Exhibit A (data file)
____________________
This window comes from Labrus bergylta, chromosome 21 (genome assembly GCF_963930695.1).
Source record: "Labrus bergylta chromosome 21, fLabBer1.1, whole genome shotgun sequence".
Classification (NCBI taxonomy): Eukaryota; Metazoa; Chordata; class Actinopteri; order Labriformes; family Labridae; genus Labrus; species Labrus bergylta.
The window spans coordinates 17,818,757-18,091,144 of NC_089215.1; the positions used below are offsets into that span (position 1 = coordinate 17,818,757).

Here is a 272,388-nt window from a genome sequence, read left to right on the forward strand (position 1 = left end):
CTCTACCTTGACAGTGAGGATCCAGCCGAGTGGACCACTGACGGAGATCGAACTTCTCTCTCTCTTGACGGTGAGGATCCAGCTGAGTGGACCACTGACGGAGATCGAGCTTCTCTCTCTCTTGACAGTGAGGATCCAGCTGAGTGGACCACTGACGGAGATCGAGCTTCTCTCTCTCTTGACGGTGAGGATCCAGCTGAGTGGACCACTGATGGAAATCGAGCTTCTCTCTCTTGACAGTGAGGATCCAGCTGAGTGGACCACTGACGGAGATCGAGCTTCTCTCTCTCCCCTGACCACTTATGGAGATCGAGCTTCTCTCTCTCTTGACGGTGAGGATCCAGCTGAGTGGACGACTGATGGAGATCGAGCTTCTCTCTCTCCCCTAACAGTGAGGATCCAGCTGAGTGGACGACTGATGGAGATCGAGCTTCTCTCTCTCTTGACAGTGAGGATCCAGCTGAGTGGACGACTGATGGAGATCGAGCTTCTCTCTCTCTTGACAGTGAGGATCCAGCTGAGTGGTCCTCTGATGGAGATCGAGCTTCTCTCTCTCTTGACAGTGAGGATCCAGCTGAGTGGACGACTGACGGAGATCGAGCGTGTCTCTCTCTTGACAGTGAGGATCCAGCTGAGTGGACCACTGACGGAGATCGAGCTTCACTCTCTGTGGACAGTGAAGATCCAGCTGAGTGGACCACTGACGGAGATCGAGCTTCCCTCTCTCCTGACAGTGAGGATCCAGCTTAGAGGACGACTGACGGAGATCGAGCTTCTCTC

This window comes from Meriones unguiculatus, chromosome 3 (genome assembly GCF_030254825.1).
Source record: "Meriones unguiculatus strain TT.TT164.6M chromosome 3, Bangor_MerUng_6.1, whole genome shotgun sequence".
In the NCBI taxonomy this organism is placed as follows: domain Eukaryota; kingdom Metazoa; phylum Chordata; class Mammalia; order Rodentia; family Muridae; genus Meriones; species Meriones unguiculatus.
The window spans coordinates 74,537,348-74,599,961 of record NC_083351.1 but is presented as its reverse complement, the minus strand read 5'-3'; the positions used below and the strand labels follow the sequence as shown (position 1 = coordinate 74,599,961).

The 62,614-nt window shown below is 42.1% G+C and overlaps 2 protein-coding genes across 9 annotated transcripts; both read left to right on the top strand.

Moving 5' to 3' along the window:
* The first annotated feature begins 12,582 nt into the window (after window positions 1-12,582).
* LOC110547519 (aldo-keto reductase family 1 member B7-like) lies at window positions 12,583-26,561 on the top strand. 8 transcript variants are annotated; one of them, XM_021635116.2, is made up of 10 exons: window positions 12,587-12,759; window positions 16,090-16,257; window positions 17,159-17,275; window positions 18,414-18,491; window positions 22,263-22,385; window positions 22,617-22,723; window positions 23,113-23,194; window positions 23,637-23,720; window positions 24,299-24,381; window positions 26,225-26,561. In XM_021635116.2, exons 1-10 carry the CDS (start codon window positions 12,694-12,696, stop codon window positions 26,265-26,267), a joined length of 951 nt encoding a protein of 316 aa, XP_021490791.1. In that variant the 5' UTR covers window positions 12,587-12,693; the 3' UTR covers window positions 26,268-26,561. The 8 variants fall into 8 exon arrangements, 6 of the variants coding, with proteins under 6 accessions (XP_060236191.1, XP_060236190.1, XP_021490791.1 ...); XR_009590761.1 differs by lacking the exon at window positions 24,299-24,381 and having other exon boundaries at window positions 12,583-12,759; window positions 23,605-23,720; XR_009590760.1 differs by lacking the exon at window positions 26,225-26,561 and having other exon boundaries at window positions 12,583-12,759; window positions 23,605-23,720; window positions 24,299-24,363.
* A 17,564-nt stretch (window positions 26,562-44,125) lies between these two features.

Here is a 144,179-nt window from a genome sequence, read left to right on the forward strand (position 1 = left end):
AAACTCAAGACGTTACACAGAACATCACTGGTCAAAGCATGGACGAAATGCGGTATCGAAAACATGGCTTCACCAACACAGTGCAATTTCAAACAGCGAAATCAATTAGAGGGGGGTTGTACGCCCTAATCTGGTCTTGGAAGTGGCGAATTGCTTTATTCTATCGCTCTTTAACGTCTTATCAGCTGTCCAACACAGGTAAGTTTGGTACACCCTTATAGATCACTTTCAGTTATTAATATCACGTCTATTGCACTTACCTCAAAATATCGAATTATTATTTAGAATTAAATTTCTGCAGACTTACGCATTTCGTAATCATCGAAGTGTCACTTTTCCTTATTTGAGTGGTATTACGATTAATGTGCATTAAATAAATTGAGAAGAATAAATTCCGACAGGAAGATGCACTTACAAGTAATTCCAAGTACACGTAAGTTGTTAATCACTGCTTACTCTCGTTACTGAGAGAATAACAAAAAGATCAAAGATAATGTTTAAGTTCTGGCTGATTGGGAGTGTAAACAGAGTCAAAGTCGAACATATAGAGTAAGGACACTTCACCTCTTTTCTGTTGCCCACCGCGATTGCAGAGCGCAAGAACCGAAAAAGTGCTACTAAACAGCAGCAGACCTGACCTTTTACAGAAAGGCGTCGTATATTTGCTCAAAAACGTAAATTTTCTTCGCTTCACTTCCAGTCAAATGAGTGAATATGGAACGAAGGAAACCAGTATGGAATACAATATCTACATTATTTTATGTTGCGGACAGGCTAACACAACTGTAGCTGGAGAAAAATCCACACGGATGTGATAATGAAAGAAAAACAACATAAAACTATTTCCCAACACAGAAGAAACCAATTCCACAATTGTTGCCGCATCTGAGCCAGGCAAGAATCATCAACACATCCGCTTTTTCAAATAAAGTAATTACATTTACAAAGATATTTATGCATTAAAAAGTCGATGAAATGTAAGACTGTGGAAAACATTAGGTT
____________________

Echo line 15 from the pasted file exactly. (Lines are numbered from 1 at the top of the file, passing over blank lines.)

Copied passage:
* A 17,564-nt stretch (window positions 26,562-44,125) lies between these two features.